Winefriend by David Way

Writing about the wines of Piemonte, Italy and France

Diary 59: Ceretto Barolo and Barbaresco vertical

Before we get to the Ceretto wines, we should celebrate the exceptional view of Castiglione Falletto, within Barolo DOCG, from the Bricco Roche vineyard. This vineyard is a monopole of the Ceretto family and the site of the small winery where its single vineyard wines are made. I happened to catch the view on a magical late-autumn morning. The famous nebbia (fog) came and retreated as the sun broke through. Magical! As was the Ceretto Barolo and Barbaresco vertical that followed.

Ceretto is one of the best-known wineries in the Langhe. This is due to its scale and the high quality of its top wines. In response to my request to taste vintages from the last two decades, Alessandro Ceretto, winemaker, put together a comparative tasting of wines from two of their top MGA wines, Barolo Brunate and Barbaresco Asili. The pairs were from 2020, 2015, 2013 and 2008. The two vineyards make for a subtle contrast. While it is easy to categorise Barolo and Barbaresco as respectively more and less powerful, more about structure than about perfume, the contrast between these two wines is not that great. Both come from relatively low elevations (the Ceretto plot in Brunate is lower than much of the vineyard), the soils are both over Sant’Agata Fossili marls and for Barbaresco, Asili is known for its powerful tannins.

The pairs from 2020, 2015, 2013, 2008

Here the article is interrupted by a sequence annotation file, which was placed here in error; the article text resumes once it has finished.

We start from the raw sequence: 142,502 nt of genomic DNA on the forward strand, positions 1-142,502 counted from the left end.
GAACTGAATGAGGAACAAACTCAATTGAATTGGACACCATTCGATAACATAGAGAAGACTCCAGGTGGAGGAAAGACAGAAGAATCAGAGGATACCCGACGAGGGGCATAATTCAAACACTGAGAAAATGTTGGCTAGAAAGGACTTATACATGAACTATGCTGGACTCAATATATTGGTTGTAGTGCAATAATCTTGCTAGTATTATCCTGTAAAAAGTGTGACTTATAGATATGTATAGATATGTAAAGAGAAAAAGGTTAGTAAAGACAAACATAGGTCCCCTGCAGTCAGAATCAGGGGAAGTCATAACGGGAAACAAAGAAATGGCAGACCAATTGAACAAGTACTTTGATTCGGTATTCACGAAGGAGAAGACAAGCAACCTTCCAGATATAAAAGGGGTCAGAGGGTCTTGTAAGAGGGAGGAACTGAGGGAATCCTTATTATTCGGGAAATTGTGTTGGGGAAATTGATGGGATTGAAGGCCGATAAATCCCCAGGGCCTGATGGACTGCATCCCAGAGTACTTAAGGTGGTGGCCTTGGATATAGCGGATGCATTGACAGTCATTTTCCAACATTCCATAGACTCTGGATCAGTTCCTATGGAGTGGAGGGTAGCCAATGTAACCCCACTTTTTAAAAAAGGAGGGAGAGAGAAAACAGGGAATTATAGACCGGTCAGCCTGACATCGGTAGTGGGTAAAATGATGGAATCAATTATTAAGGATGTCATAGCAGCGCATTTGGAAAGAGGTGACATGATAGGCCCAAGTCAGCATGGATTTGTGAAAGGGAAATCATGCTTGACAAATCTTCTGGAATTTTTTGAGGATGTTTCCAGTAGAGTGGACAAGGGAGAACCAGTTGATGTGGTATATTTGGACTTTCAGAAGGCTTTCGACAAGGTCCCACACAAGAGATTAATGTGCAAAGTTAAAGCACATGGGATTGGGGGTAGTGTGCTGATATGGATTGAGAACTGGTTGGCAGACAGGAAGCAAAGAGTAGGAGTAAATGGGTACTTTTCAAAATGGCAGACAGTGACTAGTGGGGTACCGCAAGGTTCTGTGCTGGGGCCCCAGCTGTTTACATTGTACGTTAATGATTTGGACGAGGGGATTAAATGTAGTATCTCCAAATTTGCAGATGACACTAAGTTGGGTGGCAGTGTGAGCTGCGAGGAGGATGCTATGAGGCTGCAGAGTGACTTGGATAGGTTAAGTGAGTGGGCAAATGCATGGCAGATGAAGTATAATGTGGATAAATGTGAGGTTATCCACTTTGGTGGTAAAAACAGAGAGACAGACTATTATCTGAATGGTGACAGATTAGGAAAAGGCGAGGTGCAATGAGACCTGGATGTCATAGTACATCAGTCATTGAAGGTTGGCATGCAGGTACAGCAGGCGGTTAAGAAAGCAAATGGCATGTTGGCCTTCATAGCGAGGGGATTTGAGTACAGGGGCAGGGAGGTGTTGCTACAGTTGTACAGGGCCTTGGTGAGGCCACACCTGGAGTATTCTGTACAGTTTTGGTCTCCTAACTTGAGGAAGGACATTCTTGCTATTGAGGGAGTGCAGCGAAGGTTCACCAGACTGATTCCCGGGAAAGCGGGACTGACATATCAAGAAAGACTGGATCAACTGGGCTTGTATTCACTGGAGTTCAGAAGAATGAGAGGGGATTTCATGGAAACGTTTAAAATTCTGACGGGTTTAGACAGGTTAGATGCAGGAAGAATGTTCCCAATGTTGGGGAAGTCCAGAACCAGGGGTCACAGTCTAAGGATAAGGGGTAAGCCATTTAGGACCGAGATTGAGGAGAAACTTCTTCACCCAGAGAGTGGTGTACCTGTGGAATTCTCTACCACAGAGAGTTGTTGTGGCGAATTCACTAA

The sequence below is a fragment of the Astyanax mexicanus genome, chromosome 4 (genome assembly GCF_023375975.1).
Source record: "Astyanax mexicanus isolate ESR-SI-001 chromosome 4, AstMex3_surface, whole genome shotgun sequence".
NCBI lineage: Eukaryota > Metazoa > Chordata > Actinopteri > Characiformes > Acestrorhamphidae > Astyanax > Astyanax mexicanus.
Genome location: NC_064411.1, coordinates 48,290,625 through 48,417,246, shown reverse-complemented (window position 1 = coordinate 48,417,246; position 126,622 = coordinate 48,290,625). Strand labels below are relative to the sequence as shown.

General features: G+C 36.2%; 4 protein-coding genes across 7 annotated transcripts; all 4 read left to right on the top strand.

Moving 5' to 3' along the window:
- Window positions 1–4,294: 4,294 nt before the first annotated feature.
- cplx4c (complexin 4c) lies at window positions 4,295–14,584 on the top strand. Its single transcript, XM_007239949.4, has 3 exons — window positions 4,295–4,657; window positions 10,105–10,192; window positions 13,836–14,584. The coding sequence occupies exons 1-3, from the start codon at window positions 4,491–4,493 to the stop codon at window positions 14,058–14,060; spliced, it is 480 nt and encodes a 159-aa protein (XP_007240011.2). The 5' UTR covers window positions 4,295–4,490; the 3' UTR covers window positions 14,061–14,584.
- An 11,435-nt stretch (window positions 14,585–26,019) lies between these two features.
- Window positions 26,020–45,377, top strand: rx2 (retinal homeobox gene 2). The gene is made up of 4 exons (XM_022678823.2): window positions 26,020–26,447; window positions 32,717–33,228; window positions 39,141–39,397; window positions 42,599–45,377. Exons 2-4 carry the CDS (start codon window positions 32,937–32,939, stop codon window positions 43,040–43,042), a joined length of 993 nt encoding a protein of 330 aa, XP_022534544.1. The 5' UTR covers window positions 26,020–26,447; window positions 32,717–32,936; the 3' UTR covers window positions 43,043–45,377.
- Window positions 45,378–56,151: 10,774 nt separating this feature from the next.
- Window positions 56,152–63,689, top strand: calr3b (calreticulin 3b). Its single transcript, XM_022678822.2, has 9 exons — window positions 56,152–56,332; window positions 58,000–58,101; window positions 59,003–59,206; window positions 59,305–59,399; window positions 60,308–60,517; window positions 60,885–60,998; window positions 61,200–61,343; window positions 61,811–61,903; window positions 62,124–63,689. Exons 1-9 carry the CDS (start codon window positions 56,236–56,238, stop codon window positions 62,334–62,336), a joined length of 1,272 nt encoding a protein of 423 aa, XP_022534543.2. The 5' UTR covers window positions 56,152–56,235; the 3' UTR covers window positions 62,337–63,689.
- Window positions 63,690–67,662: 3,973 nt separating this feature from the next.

2013 was the outstanding vintage in this line-up. The Asili was really enticing on the nose with outstanding aromatic lift, combining complex red fruit with savoury depth. The firm tannins and the depth of fruit suggest that there is so much potential still ahead of this wine. Brunate again was more muted on the nose but then showed extraordinarily dense fruit supported by lively acidity. This will be a real keeper.

Of the pairs from the same year, 2008 demonstrated perhaps the most marked contrast. The Barbaresco was much more developed which of course may have been due to oxygen ingress through the cork. (Natural cork has inherent variability.) The wine was all marmite, truffle, earth and then merging red fruit. There were still lightly grainy tannins for longer-term ageing. By contrast, the Barolo tasted younger: there were still some sweet new oak notes (this was the first year that the proportion of new French oak barriques was reduced) but there was a beautiful fruit core and a long finish. The 2015 Barbaresco was also surprisingly tertiary. Layers of ripe red cherry and plum fruit, reflecting a warmer year, are accompanied by leather and undergrowth aromas. Brunate was again younger in its expression, focused on ripe red-to-black fruit, still with much power to unpack. In both wines, the tannins are firm and yet to resolve fully.

Finally, the babies of the tasting, the 2020s (Asili released, Brunate pre-release) shared super juicy, very ripe fruit and were surprisingly approachable. Only the young tannins mean that these wines are not yet ready to drink, even for those who prefer Nebbiolo in its youthful expression. As with many other top producers, the Ceretto wines are approachable from a remarkably young age.

Thanks to Alessandro for this Ceretto Barolo and Barbaresco vertical. For my reflections on tasting the great Nebbiolo wines of the last 20 years, see Vintage Reflections.

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